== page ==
Making Lemonade out of Gender Bias Lemons


Last week I held a panel with well-known members of the technology community as panelists. The topic was not new: 'What should Women in Technology do to make it to the top?'. We all have beaten this topic to death in the last couple of years. Why do we keep coming back to it? I have experienced bullying and have seen my colleagues discriminated against, so I am still very passionate about this topic.

The objective of this event was to get some insights from the panelists and the room full of technologists who had gone far in their careers. I shared some numbers with the attendees and we all agreed that the picture is rather grim:

Only 19% of CIOs of fortune top 1000 companies in US are women - Korn Ferry International

Only 11% of CIOs of Technology companies in US are women - Korn Ferry International

An average CIO of Fortune 500 company in US is a male, and the list goes on - CIO Journal

It's easy to identify the problem; finding solutions in an hour's time is less straightforward. I am a firm believer of making lemonade out of the lemons that life gives us. So we all attempted to learn from our experts what women in technology - along with their counterparts (#MenInTech, #HeForShe) – can do to stay in our field of high tech, and even grow and move up the org chart.

These strategies to deal with gender bias are not only for women in technology but women across multiple profession and even our women entrepreneur community.

Here are some of the ideas that surfaced during our panel. They fall into two categories:

1) Women take responsibility 2) Managers and Organizations take Responsibility

Women Take Responsibility

If you don't help yourself, know one else is going to step in to rescue you

Don’t develop a victim mentality:

We all know this issue exists; don't let perpetrators get away with it. If you are being bullied/harassed in the work place, raise the issue; don't be silent. If no action is taken, change your job. It can sometimes be as important and helpful to "move out" as "move up".

Find a mentor/sponsor:

You believe in yourself. Now find in your organization (preferably above you in the organization chart) a person who also believes in you, and wants to help you succeed. Regular meetings with a sponsor to discuss how to get around road blocks can really move your career forward.

Don’t fear judgement, be resilient:

We have all been frustrated to see that strong, vocal women can be labeled as "aggressive." This is a particularly pernicious gender bias. When men show aggression, they are rewarded for their "leadership." We are punished for our assertiveness. This leads women to not take up the roles of which they are capable, simply due to fear of being judged. Stop worrying about that! Take a seat at the table and voice your opinion. Sure, you might be interrupted over and over again. Who cares? Keep talking, keep pointing out irrationalities in corporate policy. Don’t give up, don't give in.

Nothing succeeds like success:

go deep on your subject matter. Become a go-to resource in your group. This will change the way you are perceived, and greatly increase your confidence. It will be harder for bullies to isolate and attack you. Too many people depend on you for their answers.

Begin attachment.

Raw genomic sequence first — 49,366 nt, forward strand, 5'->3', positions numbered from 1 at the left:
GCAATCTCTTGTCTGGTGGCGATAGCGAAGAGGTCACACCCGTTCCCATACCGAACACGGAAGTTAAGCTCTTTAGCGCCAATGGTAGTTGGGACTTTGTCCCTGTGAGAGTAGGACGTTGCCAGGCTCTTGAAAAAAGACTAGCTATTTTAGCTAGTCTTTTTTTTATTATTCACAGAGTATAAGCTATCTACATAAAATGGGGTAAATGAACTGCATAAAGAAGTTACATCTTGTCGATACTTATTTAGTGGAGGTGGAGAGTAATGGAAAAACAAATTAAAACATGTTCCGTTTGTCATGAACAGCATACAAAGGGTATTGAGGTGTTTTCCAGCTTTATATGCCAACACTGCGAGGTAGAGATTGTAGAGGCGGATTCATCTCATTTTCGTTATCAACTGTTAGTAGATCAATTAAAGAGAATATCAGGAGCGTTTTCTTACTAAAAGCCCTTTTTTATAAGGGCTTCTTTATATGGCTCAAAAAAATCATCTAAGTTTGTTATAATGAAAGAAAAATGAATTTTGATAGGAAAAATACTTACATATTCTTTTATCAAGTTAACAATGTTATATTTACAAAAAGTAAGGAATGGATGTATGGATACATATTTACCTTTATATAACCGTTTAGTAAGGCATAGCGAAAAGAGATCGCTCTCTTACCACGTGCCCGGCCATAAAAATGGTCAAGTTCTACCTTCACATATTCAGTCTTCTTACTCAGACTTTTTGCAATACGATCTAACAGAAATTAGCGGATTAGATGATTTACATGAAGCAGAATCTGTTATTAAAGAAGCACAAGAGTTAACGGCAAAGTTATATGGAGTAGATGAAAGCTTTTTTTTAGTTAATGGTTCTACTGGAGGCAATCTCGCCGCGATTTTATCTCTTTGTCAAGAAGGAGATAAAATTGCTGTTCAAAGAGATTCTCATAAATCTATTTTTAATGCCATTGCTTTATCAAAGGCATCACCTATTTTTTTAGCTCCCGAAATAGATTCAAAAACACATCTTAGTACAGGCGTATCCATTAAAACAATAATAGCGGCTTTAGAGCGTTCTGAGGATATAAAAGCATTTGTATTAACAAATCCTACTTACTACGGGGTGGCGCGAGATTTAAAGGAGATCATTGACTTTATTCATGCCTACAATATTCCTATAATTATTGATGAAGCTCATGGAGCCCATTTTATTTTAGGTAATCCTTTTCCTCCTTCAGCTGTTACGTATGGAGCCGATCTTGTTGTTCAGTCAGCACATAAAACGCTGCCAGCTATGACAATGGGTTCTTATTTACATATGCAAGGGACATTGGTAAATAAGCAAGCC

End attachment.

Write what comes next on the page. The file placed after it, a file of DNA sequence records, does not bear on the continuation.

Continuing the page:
Help other women grow:

If you are one of those lucky women who have made it to the top in their technology field, don't forget to give back by mentoring other women who aspire to be like you.

Entrepreneurs and the Organizations Take Responsibility

Gender bias persists because organizations allow individuals to express that bias. If you are an entrepreneur, make a conscious effort to develop a culture of equality.

Build awareness of gender bias:

As a manager or organization just be a bit more conscious and do not dismiss the issue. Most of the time the issue is completely shoved under the carpet to keep the harmony but at the cost of a woman leaving the tech field. Create a conscious workforce that not only acknowledges the issue but is also ready to take the steps and works towards making the change. Some Strategies

Use technology to remove gender bias:

Sometimes very small steps taken through software can go a long way towards changing organizational culture. For example, in the early stages of the hiring process, remove the names of the applicants from their resumes. Allow an individual's accomplishments to be reviewed, independent of their gender, and thus pre-conceived notions by the evaluator. You will be amazed at the effect this can have. Read More...

Promote Women:

If a young woman entering corporate world only sees men "above" her, she is less likely to believe there is a long-term future for her in the field. Be proactive in identifying potential leaders (either from a technical or personal standpoint) among your female employees. Develop a career plan with them.

Promote open discussion and support groups:

This is the kind of issue that festers and gets worse, when hidden away. When women and men can sit down together to safely talk about gender bias, and maintain a solid working relationship, the chance of gender bias rearing its ugly head will go way down. Organizations are made of individuals. Organizations won't truly be transformed until a large number of its individuals are transformed. Give them unthreatening ways to get the process started.